Category: GN-z11

We Have Now Reached The Limits Of The Hubble S…

We Have Now Reached The Limits Of The Hubble Space Telescope

“Finally, there are the wavelength limits as well. Stars emits a wide variety of light, from the ultraviolet through the optical and into the infrared. It’s no coincidence that this is what Hubble was designed for: to look for light that’s of the same variety and wavelengths that we know stars emit.

But this, too, is fundamentally limiting. You see, as light travels through the Universe, the fabric of space itself is expanding. This causes the light, even if it’s emitted with intrinsically short wavelengths, to have its wavelength stretched by the expansion of space. By the time it arrives at our eyes, it’s redshifted by a particular factor that’s determined by the expansion rate of the Universe and the object’s distance from us.

Hubble’s wavelength range sets a fundamental limit to how far back we can see: to when the Universe is around 400 million years old, but no earlier.”

The Hubble Space Telescope, currently entering its 30th year of service, has literally revolutionized our view of the Universe. It’s shown us our faintest and most distant stars, galaxies, and galaxy clusters of all. But as far back as it’s taken us, and as spectacular as what it’s revealed, there is much, much more Universe out there, and Hubble is at its limit.

Here’s how far we’ve come, with a look to how much farther we could yet go. It’s up to us to build the tools to take us there.

This Is Why Hubble Can’t See The Very Fi…

This Is Why Hubble Can’t See The Very First Galaxies

“By observing dark, empty patches of sky, it reveals ancient galaxies without nearby interference.

When distant galaxy clusters are present, these massive gravitational clumps behave as natural magnifying lenses.

The most distant observed galaxies have their light bent, distorted, and amplified along the journey.

Hubble discovered the current cosmic record-holder, GN-z11, via lensing.

Its light arrives from 407 million years after the Big Bang: 3% of the Universe’s current age.”

No astronomical observatory has revolutionized our view of the Universe quite like NASA’s Hubble Space Telescope. With the various servicing missions and instrument upgrades that have taken place over its lifetime, Hubble has pushed back the cosmic frontier of the first stars and galaxies to limits never before known. Yet there must be galaxies before them; some of the most distant Hubble galaxies have stars in them that push back the time of the first galaxies to just 250 million years after the Big Bang. Yet Hubble is physically incapable of seeing that far. Three factors: cosmic redshift, warm temperatures, and light-blocking gas, prevent us from going much beyond what we’ve already seen. In fact, we’re remarkably lucky to have gotten as distant as we have.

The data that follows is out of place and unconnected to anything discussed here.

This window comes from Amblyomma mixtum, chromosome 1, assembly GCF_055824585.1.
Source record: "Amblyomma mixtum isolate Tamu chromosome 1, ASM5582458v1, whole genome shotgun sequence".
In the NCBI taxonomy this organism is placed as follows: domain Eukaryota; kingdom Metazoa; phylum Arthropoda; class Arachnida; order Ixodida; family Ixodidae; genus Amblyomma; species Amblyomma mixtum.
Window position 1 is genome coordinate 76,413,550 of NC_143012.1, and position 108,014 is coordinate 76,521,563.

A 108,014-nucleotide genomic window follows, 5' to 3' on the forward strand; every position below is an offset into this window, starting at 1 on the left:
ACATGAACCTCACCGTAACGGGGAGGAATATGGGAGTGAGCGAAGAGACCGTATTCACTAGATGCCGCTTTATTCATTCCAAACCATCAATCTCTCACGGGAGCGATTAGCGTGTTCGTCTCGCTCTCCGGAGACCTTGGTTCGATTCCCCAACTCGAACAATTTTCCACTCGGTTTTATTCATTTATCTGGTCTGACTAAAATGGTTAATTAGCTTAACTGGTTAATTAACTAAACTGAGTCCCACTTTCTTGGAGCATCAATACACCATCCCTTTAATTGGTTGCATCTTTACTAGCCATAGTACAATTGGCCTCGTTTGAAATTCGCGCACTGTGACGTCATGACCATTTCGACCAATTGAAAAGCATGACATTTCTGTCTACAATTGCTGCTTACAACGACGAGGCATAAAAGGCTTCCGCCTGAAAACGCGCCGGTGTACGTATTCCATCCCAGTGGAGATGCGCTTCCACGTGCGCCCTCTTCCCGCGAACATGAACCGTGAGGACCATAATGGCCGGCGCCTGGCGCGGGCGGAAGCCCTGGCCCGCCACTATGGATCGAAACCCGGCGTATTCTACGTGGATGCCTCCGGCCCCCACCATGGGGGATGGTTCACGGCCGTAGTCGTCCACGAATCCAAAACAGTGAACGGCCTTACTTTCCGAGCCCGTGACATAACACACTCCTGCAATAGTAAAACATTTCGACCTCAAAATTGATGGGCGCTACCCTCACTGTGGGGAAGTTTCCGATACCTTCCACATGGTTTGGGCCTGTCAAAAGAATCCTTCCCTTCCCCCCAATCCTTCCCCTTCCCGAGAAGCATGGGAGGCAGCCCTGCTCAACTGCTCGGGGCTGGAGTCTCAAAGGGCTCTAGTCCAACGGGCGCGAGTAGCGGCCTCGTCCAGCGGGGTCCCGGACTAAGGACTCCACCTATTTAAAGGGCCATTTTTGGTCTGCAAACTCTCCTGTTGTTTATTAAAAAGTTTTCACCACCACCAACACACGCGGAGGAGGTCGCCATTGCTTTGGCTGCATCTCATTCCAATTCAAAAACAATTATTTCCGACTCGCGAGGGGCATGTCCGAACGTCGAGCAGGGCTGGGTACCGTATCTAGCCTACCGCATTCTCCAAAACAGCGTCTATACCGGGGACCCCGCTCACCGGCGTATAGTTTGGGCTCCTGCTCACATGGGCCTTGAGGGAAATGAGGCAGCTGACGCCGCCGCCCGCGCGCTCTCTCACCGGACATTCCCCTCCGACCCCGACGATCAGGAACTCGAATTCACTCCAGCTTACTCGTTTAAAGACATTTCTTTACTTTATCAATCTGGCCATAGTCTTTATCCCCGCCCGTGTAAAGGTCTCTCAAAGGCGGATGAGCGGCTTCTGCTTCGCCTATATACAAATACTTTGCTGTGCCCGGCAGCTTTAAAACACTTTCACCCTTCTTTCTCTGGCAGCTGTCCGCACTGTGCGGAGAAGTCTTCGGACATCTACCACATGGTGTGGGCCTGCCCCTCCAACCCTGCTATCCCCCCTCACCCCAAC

Find out why Hubble can’t see the very first galaxies, and why we need the James Webb space telescope!

When Will We Break The Record For Most Distant…

When Will We Break The Record For Most Distant Galaxy Ever Discovered?

“Finally, beyond a certain distance, the Universe hasn’t formed enough stars to reionize space and make it 100% transparent.

We only perceive galaxies in a few serendipitous directions, where copious star-formation occurred.
In 2016, we fortuitously discovered GN-z11 at a redshift of 11.1: from 13.4 billion years ago.
But recent, indirect evidence suggests stars formed at even greater redshifts and earlier times.“

It was only a couple of years ago that we set the current record for where the most distant galaxy is: from 13.4 billion years ago, when the Universe was just 3% its current age. This record is unlikely to be broken with our current set of observatories, as discovering a galaxy this distant required a whole bunch of unlikely, serendipitous phenomena to line up at once. But in 2020, the James Webb Space Telescope will launch: an observatory optimized for finding exactly the kinds of galaxy that push past the limits of what Hubble can do. We fully expect to not only break the record for most distant galaxy ever discovered, but to learn, for the first time, exactly where and when the first galaxies in the Universe truly formed.

Until then, it’s lots of fun to speculate as to when and where they might be, but it will take the observations of a lifetime to smash this cosmic record!